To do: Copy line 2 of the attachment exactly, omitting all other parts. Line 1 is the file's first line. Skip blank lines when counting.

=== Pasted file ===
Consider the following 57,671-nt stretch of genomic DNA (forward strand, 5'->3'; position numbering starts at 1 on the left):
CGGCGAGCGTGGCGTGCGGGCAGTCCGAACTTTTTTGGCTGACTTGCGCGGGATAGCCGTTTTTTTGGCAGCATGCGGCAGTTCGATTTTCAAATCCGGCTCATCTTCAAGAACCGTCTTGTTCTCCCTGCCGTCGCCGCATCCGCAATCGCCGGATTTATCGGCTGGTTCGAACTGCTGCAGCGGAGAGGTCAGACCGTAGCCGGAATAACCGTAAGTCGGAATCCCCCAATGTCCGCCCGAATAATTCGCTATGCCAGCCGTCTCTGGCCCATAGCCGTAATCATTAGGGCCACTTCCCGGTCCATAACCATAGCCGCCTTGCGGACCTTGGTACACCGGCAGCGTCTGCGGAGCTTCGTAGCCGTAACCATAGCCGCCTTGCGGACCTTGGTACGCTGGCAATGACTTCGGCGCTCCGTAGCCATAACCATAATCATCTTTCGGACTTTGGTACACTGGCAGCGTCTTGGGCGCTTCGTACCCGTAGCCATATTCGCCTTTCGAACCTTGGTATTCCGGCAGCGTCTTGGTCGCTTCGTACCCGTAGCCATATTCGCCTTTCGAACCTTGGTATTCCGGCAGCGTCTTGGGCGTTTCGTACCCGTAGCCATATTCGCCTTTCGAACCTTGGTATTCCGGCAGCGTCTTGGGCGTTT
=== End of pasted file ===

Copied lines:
CGGCGAGCGTGGCGTGCGGGCAGTCCGAACTTTTTTGGCTGACTTGCGCGGGATAGCCGTTTTTTTGGCAGCATGCGGCAGTTCGATTTTCAAATCCGGCTCATCTTCAAGAACCGTCTTGTTCTCCCTGCCGTCGCCGCATCCGCAATCGCCGGATTTATCGGCTGGTTCGAACTGCTGCAGCGGAGAGGTCAGACCGTAGCCGGAATAACCGTAAGTCGGAATCCCCCAATGTCCGCCCGAATAATTCGCTATGCCAGCCGTCTCTGGCCCATAGCCGTAATCATTAGGGCCACTTCCCGGTCCATAACCATAGCCGCCTTGCGGACCTTGGTACACCGGCAGCGTCTGCGGAGCTTCGTAGCCGTAACCATAGCCGCCTTGCGGACCTTGGTACGCTGGCAATGACTTCGGCGCTCCGTAGCCATAACCATAATCATCTTTCGGACTTTGGTACACTGGCAGCGTCTTGGGCGCTTCGTACCCGTAGCCATATTCGCCTTTCGAACCTTGGTATTCCGGCAGCGTCTTGGTCGCTTCGTACCCGTAGCCATATTCGCCTTTCGAACCTTGGTATTCCGGCAGCGTCTTGGGCGTTTCGTACCCGTAGCCATATTCGCCTTTCGAACCTTGGTATTCCGGCAGCGTCTTGGGCGTTT